Housing News – Private Eye
SCANDALOUSLY, housing secretary Robert Jenrick’s new 84-page planning white paper entirely ignores the housing needs of disabled people. Even though the shortage of homes for wheelchair users and those with reduced mobility has long been recognised, the document makes no mention of disabled people or accessible housing.
Due to the obstacles they face in securing homes they can manage, disabled and elderly people have lost their independence, having been forced into unsuitable care homes or becoming hospital “bed-blockers” (Eyes passim). Two years ago, a damning report by the Equality and Human Rights Commission highlighted how many disabled people suffered serious deterioration in mental wellbeing because of unsuitable accommodation.
Even though the government insists existing rules provide for some accessible housing, housebuilders have long engaged in trade-off battles with local authorities not to provide it. Now, thanks to Jenrick’s desire to help developers “bounce back” from the economic impact of coronavirus, at many sites it looks as if they won’t even have to consider investing a tiny proportion of their profits in accessible — or even affordable — housing.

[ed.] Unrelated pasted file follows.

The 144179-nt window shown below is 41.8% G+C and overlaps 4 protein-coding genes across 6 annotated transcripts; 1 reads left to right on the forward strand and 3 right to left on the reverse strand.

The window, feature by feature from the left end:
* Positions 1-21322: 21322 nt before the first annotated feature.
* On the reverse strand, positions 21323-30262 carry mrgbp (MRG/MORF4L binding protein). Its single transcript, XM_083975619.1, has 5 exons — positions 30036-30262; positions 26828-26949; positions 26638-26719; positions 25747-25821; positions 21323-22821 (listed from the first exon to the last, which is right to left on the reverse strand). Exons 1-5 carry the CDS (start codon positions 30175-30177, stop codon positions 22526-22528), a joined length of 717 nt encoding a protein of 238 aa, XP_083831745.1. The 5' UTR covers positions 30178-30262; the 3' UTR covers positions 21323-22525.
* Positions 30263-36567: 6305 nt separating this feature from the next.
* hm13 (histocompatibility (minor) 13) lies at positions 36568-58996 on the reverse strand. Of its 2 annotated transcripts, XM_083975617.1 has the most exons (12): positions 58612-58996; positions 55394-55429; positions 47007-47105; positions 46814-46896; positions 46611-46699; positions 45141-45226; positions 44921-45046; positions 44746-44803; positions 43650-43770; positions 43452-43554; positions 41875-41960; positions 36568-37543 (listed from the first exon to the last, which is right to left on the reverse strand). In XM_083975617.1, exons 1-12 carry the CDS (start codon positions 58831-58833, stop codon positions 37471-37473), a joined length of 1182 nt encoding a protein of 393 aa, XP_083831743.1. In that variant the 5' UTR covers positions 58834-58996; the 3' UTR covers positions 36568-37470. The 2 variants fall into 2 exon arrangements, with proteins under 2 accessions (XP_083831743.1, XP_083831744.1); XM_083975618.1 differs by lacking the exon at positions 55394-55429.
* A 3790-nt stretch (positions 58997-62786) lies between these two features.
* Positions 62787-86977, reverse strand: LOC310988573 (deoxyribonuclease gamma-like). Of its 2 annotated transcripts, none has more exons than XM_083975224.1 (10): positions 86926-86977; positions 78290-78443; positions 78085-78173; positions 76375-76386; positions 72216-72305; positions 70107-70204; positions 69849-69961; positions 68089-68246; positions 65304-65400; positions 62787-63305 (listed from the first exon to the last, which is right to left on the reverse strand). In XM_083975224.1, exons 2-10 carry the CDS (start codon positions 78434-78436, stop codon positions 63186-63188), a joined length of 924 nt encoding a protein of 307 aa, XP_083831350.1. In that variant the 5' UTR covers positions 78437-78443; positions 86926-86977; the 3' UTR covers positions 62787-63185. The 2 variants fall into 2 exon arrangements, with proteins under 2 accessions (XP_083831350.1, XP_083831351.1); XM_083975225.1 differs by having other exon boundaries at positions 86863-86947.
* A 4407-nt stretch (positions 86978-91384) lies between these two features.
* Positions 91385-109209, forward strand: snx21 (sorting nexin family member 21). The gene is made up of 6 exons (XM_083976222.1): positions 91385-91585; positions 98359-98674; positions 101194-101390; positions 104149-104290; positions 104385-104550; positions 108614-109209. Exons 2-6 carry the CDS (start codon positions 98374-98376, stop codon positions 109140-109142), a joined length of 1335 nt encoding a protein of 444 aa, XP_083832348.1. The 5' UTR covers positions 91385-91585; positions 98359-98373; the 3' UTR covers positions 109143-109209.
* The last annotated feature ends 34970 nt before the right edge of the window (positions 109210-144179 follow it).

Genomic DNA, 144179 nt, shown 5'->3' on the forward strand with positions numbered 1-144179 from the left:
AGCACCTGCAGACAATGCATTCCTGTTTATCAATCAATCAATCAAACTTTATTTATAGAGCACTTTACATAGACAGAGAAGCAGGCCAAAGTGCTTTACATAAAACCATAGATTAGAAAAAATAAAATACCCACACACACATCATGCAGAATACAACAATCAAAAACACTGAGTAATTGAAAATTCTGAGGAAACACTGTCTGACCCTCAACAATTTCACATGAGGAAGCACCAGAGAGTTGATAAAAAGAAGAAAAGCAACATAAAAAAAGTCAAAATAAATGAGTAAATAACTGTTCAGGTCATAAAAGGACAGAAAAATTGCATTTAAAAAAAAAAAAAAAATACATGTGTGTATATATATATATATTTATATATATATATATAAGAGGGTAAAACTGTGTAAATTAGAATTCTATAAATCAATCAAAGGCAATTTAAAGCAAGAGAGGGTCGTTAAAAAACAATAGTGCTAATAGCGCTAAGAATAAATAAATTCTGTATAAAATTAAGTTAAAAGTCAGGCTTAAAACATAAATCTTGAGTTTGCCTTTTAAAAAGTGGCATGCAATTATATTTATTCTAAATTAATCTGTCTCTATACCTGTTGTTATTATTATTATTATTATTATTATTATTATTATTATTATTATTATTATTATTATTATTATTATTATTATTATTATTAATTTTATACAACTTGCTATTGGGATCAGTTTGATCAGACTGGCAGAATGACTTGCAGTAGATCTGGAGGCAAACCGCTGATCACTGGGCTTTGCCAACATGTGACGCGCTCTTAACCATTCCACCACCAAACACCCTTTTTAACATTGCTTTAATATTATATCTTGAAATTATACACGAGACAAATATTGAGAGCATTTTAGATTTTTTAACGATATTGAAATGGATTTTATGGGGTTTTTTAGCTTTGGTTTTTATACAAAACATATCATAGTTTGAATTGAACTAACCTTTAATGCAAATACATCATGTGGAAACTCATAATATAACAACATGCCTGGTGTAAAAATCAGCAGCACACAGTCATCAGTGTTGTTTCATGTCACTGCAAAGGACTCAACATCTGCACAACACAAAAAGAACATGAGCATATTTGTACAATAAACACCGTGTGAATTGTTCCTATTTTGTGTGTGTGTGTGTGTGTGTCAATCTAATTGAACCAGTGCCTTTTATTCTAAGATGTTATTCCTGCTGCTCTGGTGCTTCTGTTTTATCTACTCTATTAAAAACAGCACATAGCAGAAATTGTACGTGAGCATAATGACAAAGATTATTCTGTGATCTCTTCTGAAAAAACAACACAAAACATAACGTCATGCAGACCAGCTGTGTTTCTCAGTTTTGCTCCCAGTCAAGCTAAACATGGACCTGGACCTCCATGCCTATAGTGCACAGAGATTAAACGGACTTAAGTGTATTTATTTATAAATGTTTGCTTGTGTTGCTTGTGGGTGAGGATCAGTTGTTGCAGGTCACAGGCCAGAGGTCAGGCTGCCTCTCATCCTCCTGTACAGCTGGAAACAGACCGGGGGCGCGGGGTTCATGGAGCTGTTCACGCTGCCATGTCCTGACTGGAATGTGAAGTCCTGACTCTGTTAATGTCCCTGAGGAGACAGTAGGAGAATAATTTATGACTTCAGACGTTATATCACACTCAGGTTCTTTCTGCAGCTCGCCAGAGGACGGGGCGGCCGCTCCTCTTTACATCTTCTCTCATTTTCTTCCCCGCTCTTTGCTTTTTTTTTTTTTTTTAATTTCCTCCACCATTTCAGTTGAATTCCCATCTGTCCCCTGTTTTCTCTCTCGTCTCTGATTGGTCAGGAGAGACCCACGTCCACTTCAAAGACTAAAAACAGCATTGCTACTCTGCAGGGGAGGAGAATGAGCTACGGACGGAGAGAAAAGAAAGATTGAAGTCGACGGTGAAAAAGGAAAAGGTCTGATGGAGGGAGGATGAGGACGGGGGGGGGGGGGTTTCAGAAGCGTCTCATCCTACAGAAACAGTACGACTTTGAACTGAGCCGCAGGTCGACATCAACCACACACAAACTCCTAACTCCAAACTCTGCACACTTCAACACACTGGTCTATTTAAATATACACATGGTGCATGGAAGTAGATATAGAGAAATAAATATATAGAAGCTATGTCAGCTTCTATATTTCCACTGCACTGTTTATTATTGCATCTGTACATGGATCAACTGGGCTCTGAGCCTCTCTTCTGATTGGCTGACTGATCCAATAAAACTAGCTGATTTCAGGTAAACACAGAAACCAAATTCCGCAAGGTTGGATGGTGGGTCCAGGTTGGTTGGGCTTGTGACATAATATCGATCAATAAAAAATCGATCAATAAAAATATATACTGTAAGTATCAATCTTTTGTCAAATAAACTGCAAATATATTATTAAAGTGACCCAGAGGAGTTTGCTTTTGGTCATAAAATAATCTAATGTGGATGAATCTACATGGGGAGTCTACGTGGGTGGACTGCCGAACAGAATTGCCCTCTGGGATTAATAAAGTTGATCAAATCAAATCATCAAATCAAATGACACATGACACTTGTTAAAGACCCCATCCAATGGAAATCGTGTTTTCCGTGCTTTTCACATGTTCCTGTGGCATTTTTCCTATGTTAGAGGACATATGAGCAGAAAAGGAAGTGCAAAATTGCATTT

Yet again, the government’s Disability Unit has remained silent on the matter (see last Eye). Baroness Brinton, the disabled Liberal Democrat peer and the party’s social-care spokesperson in the Lords, said ignoring the needs of disabled people and their families was “utterly shameful”. She called on disabled people to protest in the consultation on the white paper, which asks for “views on the potential impact of the proposals raised in this consultation on people with protected characteristics” under the Equality Act.